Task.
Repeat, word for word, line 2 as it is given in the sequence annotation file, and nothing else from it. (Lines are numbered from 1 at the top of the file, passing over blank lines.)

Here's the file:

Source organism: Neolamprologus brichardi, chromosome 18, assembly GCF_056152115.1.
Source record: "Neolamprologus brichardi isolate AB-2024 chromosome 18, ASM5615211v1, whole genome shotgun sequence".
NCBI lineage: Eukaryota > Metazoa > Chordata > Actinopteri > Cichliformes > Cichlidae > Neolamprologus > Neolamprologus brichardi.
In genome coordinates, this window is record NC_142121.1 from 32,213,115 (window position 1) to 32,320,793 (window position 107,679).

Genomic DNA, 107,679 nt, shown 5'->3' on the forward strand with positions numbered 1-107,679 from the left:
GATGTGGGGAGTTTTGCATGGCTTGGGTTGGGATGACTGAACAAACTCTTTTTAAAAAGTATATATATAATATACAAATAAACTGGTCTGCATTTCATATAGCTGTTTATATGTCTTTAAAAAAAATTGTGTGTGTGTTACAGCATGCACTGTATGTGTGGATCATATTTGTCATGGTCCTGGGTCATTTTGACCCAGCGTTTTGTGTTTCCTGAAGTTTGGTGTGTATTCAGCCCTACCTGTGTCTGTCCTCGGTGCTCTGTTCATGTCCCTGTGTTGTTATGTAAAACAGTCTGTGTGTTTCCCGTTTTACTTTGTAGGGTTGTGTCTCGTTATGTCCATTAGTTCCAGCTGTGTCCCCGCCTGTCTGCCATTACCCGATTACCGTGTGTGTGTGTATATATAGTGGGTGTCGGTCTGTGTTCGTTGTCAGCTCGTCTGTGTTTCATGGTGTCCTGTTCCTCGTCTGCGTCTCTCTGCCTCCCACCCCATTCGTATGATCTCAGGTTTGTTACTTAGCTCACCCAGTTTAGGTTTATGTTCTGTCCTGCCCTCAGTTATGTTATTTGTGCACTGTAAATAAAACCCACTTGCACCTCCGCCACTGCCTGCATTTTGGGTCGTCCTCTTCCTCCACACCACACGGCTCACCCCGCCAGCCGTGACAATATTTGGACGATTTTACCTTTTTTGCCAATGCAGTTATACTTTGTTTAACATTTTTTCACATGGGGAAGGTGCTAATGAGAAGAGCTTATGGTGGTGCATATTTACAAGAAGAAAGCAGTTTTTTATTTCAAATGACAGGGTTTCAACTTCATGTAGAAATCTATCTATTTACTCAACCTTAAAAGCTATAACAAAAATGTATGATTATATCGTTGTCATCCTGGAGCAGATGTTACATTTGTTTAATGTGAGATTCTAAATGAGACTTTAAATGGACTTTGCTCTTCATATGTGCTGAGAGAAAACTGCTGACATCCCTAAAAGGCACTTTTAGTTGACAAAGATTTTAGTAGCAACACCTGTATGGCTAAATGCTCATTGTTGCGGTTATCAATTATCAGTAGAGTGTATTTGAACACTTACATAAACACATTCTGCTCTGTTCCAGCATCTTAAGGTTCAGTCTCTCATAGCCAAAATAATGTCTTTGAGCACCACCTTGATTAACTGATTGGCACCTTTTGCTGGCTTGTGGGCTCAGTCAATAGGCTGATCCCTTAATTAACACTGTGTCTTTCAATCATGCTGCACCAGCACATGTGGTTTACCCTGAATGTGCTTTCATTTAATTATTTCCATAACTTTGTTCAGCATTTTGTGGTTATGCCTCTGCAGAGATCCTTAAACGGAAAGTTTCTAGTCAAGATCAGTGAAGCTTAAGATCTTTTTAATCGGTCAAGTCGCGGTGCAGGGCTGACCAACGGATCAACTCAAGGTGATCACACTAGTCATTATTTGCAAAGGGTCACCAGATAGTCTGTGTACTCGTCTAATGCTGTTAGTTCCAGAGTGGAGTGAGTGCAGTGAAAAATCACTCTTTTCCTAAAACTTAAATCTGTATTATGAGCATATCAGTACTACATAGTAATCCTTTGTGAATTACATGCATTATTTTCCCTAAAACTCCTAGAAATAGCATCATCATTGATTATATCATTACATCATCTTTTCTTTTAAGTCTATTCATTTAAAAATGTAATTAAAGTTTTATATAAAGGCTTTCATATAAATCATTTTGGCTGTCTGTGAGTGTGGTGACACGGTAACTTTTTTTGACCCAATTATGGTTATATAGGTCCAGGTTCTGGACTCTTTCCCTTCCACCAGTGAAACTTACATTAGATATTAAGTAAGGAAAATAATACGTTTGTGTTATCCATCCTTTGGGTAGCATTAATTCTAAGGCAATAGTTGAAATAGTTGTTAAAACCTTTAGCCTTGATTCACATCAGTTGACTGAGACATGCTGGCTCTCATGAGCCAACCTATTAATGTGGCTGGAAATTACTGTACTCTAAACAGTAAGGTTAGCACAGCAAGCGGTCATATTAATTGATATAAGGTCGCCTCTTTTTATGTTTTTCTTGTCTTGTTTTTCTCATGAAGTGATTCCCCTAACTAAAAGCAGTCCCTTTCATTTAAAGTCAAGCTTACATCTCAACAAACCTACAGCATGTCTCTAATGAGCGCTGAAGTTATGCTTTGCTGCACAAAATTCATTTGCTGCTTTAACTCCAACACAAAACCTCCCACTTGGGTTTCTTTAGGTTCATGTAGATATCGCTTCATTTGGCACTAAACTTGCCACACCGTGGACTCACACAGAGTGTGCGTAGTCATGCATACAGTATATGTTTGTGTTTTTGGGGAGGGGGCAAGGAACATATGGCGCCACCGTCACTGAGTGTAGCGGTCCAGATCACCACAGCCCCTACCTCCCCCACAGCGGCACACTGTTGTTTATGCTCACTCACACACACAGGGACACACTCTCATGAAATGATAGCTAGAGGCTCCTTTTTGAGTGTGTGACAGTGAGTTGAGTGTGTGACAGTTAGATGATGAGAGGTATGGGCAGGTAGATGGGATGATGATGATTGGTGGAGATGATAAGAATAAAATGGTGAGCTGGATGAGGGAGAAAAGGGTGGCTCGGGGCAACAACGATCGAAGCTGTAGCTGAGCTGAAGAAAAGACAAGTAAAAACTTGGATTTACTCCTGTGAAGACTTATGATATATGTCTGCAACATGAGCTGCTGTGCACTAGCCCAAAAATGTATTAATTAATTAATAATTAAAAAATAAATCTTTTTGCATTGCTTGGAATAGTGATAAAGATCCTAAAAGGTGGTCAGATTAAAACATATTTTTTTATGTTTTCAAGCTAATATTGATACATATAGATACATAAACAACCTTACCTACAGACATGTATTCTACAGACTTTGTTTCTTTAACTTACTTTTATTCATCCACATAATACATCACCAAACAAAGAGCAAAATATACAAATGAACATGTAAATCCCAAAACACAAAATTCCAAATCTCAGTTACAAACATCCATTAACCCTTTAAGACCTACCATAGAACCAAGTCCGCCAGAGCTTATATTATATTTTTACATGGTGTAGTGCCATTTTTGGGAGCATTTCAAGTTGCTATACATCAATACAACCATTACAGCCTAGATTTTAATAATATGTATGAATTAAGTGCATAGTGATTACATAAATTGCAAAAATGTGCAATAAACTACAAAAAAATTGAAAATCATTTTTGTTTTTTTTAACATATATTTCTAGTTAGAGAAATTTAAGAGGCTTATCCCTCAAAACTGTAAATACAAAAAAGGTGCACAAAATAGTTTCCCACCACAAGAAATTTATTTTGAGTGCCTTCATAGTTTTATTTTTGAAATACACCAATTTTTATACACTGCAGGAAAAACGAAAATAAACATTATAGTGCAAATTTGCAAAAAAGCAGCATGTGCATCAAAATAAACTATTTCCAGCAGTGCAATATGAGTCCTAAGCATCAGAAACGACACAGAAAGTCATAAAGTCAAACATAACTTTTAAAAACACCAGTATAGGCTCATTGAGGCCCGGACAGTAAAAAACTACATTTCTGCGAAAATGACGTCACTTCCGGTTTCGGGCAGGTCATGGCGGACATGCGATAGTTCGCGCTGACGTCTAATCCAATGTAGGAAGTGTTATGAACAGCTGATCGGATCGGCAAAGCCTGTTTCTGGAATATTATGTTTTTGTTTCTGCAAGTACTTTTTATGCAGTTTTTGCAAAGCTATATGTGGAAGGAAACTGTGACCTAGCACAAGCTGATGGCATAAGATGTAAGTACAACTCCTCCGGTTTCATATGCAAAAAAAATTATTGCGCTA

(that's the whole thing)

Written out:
Source record: "Neolamprologus brichardi isolate AB-2024 chromosome 18, ASM5615211v1, whole genome shotgun sequence".